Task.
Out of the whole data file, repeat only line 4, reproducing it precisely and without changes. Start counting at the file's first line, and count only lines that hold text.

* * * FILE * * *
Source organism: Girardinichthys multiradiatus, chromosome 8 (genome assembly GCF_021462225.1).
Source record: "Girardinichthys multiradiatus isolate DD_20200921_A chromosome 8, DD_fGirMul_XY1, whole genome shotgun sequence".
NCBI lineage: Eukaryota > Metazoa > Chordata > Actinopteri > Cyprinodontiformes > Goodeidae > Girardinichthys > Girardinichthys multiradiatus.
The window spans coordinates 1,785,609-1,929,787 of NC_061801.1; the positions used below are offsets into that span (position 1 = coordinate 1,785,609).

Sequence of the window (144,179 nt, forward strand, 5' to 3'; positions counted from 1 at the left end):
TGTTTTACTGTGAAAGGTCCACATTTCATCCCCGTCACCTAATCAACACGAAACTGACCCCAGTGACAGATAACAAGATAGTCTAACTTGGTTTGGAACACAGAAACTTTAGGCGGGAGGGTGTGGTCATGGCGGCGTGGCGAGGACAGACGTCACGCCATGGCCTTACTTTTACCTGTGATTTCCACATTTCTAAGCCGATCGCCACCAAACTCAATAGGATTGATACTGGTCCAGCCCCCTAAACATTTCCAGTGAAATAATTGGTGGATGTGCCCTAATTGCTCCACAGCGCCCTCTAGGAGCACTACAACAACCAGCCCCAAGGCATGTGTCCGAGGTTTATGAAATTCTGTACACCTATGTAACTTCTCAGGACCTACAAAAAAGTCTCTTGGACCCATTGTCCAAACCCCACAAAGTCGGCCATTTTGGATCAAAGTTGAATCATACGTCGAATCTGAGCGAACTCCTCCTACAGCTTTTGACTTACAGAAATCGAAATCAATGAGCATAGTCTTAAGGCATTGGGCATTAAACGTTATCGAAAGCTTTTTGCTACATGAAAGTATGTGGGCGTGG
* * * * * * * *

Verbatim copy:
The window spans coordinates 1,785,609-1,929,787 of NC_061801.1; the positions used below are offsets into that span (position 1 = coordinate 1,785,609).